Saturday, April 23, 2011

Eating Organic on a Budget: Part 2

I used yesterday to e-a-s-e you into the basics of eating organically on a budget. Today, I'm going to stretch it just a little. Joining a co-op, shopping locally, and growing a garden were among the wonderful suggestions we received, but they weren't the craziest by far. I'm going to save the most extreme suggestion for last!

Today, we're going to go just a bit deeper. After all, eating organically isn't something that happens overnight, is it? Whether you're just starting out on your organic journey, or whether you've been blazing that trail for decades, all of us started somewhere. And I'm going to guess that somewhere didn't include a trip to Whole Foods for every.single.item on the list...at least not the first trip. {smile}

One easy way to save money and still eat organically is to avoid packaged items and make what you can yourself. {Stay tuned for a couple of homemade yogurt recipes!!}

Gem, one of our wise forum friends, pointed out something very important to keep in mind every time you visit the store: Just because a box of Oreos is organic doesn't make it healthy. VERY GOOD REMINDER. My kids in particular seem to think the word 'organic' is a synonym for 'healthy'; and the truth is, it's just not.

Packaged cookies, crackers, cake mixes, and the like can, indeed, be organic. That does give them a benefit over their conventional cousins: Oreos, Chips Ahoy, Zesta, and Betty Crocker. If, however, you rotate that pretty box with the big "ORGANIC" label just 90 degrees and read the nutrition facts and ingredient list, you will certainly find sugar, salt, and a host of other ingredients found in conventional food items.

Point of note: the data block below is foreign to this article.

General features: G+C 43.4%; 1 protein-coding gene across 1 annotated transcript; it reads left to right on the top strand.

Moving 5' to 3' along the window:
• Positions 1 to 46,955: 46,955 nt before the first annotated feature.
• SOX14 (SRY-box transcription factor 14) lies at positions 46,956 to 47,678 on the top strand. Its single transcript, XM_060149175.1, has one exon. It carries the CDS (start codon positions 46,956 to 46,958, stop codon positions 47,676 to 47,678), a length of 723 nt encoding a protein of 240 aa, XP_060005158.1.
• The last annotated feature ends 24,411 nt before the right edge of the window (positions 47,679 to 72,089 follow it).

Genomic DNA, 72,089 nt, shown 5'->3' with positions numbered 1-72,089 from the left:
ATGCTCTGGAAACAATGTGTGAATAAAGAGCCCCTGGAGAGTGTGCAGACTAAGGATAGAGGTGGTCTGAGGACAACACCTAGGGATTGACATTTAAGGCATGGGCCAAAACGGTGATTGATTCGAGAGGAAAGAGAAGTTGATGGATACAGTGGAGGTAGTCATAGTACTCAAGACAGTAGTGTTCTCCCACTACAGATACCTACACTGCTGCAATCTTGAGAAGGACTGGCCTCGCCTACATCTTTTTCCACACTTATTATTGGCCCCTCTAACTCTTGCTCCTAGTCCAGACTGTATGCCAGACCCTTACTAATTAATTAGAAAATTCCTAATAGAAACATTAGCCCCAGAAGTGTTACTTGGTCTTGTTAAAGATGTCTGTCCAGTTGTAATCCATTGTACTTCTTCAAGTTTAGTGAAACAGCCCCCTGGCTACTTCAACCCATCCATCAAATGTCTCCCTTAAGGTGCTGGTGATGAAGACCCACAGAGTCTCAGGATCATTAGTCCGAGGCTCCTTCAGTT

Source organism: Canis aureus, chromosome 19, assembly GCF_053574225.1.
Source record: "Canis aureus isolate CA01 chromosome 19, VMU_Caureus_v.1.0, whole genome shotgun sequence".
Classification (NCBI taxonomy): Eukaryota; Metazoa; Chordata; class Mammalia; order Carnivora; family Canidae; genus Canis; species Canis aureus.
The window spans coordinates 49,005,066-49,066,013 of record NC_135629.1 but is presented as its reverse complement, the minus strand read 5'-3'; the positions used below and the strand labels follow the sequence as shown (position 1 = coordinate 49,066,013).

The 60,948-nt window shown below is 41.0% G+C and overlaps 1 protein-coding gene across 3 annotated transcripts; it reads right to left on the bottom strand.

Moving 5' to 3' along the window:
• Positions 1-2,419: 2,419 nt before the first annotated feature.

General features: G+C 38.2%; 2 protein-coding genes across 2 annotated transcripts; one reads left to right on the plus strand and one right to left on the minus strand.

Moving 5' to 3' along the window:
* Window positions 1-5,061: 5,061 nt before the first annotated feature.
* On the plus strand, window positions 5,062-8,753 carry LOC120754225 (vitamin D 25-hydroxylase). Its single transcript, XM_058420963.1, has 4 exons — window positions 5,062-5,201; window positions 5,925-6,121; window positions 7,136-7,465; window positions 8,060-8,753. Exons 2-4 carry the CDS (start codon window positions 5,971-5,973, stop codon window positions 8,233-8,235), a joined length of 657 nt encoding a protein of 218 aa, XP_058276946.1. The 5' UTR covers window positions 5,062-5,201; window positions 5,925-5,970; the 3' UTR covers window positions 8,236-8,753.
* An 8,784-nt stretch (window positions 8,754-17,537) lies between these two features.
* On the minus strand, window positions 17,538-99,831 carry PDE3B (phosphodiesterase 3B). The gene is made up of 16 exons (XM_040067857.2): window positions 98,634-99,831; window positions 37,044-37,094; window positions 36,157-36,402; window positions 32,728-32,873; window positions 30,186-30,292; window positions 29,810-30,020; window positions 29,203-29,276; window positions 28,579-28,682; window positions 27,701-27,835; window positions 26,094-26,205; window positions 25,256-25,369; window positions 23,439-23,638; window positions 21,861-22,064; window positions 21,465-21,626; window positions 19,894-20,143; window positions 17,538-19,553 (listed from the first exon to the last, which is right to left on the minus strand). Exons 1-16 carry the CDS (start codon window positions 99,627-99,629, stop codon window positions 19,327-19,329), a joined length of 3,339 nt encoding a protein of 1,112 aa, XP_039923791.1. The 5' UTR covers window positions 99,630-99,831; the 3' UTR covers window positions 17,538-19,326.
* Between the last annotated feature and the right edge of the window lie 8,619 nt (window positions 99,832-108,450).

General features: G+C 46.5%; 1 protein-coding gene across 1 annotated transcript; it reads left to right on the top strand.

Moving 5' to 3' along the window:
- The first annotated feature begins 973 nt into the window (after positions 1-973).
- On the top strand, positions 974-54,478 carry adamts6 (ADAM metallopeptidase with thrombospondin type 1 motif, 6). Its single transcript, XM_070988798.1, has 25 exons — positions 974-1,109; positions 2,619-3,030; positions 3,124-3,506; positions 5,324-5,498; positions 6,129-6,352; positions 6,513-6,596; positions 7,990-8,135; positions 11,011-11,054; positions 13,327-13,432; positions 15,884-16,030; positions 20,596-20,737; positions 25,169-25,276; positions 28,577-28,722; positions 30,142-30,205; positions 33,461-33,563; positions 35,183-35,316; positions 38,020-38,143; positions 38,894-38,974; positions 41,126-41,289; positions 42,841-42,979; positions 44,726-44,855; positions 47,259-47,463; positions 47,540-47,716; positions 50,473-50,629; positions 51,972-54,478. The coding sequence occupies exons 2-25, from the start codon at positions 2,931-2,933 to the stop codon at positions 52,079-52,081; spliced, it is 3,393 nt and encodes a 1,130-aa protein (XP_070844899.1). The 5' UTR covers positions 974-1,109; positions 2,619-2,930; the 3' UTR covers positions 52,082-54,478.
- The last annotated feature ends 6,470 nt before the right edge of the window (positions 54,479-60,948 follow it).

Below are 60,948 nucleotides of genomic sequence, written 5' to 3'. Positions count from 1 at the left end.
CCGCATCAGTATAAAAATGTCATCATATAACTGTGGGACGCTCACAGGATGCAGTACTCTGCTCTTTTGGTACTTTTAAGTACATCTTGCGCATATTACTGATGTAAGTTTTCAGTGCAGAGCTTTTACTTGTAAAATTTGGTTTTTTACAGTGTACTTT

Making your own snacks, cookies, cakes, crackers, and breads at home gives you the ability to control everything that goes into your food, and subsequently, your body. And, you get the added bonus of paying for real food, not a pretty box or a high-end organic brand name.

Remember, you can take any recipe and make it organic just by buying organic ingredients. If you're an experienced or fearless cook or baker, you can also experiment with your old stand-by recipes to make them dairy-free, gluten-free, yeast-free, or sugar-free. All it takes is a little time and knowing what and how much to substitute.

A few of my favorite sites are listed below. If you're new at all this, I hope these sites will give you a place to jump from. If you're an old pro, I bet these recipes will be excellent additions to your repertoire. {We are a gluten-free family, ergo most of my favorite sites boast GF recipes. If your family isn't GF, either enjoy these recipes anyway or leave us a comment to your favorite DIY snacks, cookies, breads, or cakes.}

Simply Sugar- and Gluten-Free

Silvana's Mousse Cloud Pie from Elana's Pantry

GNOWFGLINS: funny name, seriously good, traditional food

Health, Home, & Happiness

Recipes from Keeper of the Home

P.S. From our family to yours, we pray you have a blessed and exciting Resurrection Sunday!

Written by Lindsey @ Penny-wise

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